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Economics in the News - June 14-20 HOW ECONOMICS IMPACTS OUR LIVES ON A DAILY BASIS

Economics impacts our lives every day. Below are some of the top storylines from this past week related to economics.

"Talent is cheaper than table salt. What separates the talented individual from the successful one is a lot of hard work." -- Stephen King, author
When was the last time you took an Uber or Lyft? As the economy has rebounded and people return to their former routines, consumers have been surprised at the higher prices for the ride-hailing services. A recent analysis by the research firm Rakuten Intelligence found that the cost of a ride was 37 percent higher in March than it was a year ago.

Prices and wait times at Uber and Lyft are up because the two companies have struggled to find drivers to meet the demand. Both companies have offered their drivers – treated as contractors – incentives, such as a higher commission for a ride with a ‘price surge’, along with cash bonuses for completing a certain number of rides. [The New York Times]

Businesses and consumers have had to adjust to a new landscape that includes higher prices, fewer workers, new innovations and inconveniences, as the United States economy continues to rebound from the COVID-19 pandemic.

While unemployment and inflation remain higher than they were prior to the pandemic, a new era has arrived for greater worker power, higher housing costs and new ways of conducting business. [The Washington Post]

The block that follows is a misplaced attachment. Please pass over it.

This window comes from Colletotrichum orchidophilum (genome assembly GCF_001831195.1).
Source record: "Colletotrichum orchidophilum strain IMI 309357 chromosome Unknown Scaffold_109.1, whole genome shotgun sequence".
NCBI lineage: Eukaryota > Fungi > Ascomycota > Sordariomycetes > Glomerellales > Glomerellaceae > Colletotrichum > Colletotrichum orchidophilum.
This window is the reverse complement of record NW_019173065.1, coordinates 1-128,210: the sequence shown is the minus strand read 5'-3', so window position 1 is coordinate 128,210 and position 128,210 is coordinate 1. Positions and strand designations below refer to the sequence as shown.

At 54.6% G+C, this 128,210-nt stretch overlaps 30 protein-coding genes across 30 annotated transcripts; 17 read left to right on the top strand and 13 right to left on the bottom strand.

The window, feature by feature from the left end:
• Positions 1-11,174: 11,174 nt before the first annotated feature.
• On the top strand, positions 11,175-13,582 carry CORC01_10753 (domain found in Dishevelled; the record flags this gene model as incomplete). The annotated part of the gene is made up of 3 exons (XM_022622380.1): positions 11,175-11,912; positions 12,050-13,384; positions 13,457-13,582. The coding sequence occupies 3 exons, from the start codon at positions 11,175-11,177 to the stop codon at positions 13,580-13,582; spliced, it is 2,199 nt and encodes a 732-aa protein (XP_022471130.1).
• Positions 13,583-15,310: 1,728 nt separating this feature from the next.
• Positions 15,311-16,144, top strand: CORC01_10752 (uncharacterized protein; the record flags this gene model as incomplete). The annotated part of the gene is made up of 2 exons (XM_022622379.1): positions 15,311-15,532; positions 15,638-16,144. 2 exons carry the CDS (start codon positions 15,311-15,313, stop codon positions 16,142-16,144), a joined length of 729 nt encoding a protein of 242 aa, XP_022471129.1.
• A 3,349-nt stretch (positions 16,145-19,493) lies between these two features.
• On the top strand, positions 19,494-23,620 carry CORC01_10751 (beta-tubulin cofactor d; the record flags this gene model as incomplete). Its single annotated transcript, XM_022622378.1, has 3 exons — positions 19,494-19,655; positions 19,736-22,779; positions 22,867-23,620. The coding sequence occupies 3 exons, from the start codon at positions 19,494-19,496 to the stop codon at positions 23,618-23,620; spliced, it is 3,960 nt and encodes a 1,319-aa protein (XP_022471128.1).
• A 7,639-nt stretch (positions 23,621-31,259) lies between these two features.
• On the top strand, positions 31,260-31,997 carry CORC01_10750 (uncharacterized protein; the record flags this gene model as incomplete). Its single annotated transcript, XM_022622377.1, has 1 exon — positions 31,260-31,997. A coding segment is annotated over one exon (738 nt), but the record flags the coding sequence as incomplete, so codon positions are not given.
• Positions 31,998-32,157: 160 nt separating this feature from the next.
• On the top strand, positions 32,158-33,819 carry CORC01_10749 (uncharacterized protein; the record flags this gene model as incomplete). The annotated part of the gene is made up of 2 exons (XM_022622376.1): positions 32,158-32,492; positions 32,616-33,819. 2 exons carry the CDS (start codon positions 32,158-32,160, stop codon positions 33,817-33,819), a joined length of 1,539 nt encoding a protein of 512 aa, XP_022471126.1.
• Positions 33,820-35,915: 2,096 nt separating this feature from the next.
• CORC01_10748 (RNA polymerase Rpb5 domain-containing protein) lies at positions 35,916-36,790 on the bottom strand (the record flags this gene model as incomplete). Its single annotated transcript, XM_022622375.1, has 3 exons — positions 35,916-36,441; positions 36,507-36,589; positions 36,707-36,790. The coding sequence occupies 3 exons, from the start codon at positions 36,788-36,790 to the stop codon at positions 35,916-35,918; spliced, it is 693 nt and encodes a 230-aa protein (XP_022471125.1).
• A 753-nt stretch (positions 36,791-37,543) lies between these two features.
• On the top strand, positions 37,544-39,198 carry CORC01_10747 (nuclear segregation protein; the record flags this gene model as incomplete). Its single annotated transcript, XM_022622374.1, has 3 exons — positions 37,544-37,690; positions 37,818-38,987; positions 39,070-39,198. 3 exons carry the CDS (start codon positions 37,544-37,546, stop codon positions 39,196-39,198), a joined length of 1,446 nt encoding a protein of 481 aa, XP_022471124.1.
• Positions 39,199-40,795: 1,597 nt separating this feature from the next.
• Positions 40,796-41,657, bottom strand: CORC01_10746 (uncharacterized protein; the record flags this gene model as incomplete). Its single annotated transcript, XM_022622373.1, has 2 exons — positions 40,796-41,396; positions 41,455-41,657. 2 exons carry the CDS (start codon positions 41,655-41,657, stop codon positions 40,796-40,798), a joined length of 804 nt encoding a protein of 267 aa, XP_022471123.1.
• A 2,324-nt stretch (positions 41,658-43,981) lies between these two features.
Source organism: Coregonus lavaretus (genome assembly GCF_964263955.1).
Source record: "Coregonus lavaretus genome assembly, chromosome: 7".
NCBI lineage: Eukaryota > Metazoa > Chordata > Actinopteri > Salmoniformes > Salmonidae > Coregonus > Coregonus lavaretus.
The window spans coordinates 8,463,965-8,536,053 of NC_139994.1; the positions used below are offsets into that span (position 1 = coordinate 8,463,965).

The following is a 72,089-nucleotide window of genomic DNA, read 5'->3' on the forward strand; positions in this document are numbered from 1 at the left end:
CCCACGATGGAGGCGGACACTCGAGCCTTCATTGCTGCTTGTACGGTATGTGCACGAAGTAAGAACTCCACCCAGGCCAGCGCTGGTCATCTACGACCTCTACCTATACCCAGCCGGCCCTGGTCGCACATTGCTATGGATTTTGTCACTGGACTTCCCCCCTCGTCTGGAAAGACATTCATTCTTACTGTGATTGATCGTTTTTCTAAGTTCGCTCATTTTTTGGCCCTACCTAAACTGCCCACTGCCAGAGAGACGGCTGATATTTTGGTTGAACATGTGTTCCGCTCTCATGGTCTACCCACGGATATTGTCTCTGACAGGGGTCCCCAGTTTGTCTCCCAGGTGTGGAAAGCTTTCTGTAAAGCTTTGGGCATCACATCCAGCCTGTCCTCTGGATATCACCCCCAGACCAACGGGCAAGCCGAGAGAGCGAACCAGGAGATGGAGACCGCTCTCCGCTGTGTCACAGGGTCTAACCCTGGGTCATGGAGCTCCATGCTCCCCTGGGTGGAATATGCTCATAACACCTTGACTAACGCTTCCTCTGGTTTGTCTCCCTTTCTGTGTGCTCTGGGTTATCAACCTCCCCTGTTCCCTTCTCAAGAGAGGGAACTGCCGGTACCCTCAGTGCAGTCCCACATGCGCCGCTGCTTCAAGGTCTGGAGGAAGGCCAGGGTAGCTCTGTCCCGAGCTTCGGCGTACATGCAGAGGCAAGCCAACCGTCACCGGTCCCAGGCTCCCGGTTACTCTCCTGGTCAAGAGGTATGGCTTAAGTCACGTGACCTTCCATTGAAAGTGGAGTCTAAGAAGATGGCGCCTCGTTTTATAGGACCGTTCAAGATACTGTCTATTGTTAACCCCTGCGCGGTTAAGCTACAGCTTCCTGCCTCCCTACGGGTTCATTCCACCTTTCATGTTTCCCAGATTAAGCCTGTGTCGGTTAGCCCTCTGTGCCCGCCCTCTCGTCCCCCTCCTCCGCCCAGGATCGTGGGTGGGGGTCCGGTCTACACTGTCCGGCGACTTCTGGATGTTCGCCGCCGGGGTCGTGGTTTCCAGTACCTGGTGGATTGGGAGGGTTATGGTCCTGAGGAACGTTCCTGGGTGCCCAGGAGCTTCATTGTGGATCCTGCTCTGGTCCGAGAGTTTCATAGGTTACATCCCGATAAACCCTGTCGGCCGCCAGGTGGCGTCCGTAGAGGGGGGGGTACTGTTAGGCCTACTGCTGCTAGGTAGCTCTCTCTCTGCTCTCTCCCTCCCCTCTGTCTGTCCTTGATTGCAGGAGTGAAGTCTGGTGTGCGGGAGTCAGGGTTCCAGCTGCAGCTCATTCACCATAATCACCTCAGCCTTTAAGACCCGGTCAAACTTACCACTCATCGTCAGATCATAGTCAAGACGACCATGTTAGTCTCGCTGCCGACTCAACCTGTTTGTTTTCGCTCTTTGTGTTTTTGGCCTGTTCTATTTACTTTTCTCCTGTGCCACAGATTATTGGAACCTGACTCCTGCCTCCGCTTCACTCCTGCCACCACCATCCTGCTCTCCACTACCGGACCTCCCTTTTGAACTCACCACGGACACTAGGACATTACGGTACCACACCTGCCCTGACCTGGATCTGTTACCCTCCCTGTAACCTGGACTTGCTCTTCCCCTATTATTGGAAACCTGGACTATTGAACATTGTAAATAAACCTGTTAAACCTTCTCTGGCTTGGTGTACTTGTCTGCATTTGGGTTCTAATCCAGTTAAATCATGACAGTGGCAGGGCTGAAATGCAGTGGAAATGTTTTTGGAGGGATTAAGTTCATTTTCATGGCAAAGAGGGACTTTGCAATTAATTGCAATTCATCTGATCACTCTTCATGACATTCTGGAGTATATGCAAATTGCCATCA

President Joe Biden has signed legislation that creates a new federal holiday to commemorates the end of slavery. Juneteenth or June 19 is commemorates June 19, 1865, the day where Union soldiers brought the news of freedom to enslaved Black people in Galveston, Texas.

Juneteenth becomes the first new federal holiday since Martin Luther King Jr. Day was created in 1983. Many schools across the country were closed Friday to celebrate. The federal Office of Personnel Management announced that most federal employees would observe the holiday. Meanwhile, banks and other businesses remained open, as what it means for workers varies greatly. [The New York Times]

A global chip shortage is pushing prices on items such as printers and laptops. The price increases are due to suppliers rushing to meet a demand, as chip makers are raising their prices due to a shortage of materials.

Chip executives maintain that they are passing on the costs to make chips onto the consumer instead of trying to profit. A number of factors are contributing to the price hike and chip shortage, including a record number of laptops bought to work and study during the pandemic. [The Wall Street Journal]

Bike sales surged during the COVID-19 pandemic in the United States, as Americans sought bicycles as a safe, socially distanced form of exercise and mode of transportation.

Bike sales in 2020 saw $6.9 billion spent on bicycles and accessories, an increase from $6.1 billion the year prior. The surge has continued into 2021, as bicycle sales and accessories on pace for $8.2 billion by the end of the year. [World Economic Forum]

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All images credited to iStock